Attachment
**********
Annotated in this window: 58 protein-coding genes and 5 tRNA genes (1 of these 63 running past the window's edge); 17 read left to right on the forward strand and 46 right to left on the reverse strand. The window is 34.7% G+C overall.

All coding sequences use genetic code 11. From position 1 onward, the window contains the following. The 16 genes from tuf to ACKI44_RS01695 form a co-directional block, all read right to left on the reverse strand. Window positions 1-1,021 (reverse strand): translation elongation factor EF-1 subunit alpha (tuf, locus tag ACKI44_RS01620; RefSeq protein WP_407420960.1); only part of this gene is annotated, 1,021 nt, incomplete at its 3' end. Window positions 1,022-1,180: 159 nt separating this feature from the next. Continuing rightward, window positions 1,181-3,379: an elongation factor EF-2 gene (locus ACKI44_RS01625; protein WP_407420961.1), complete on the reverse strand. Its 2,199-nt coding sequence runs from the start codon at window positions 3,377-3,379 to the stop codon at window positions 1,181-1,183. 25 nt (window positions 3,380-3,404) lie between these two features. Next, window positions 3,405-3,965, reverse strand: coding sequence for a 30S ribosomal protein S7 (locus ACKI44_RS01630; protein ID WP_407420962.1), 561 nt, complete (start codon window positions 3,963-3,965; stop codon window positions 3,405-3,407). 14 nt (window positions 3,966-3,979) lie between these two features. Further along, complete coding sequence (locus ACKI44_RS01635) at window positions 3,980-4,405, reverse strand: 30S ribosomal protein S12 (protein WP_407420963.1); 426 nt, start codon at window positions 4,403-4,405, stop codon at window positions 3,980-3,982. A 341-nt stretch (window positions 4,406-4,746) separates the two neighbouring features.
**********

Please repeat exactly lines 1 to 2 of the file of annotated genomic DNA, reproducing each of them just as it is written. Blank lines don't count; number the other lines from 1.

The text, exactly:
Annotated in this window: 58 protein-coding genes and 5 tRNA genes (1 of these 63 running past the window's edge); 17 read left to right on the forward strand and 46 right to left on the reverse strand. The window is 34.7% G+C overall.

All coding sequences use genetic code 11. From position 1 onward, the window contains the following. The 16 genes from tuf to ACKI44_RS01695 form a co-directional block, all read right to left on the reverse strand. Window positions 1-1,021 (reverse strand): translation elongation factor EF-1 subunit alpha (tuf, locus tag ACKI44_RS01620; RefSeq protein WP_407420960.1); only part of this gene is annotated, 1,021 nt, incomplete at its 3' end. Window positions 1,022-1,180: 159 nt separating this feature from the next. Continuing rightward, window positions 1,181-3,379: an elongation factor EF-2 gene (locus ACKI44_RS01625; protein WP_407420961.1), complete on the reverse strand. Its 2,199-nt coding sequence runs from the start codon at window positions 3,377-3,379 to the stop codon at window positions 1,181-1,183. 25 nt (window positions 3,380-3,404) lie between these two features. Next, window positions 3,405-3,965, reverse strand: coding sequence for a 30S ribosomal protein S7 (locus ACKI44_RS01630; protein ID WP_407420962.1), 561 nt, complete (start codon window positions 3,963-3,965; stop codon window positions 3,405-3,407). 14 nt (window positions 3,966-3,979) lie between these two features. Further along, complete coding sequence (locus ACKI44_RS01635) at window positions 3,980-4,405, reverse strand: 30S ribosomal protein S12 (protein WP_407420963.1); 426 nt, start codon at window positions 4,403-4,405, stop codon at window positions 3,980-3,982. A 341-nt stretch (window positions 4,406-4,746) separates the two neighbouring features.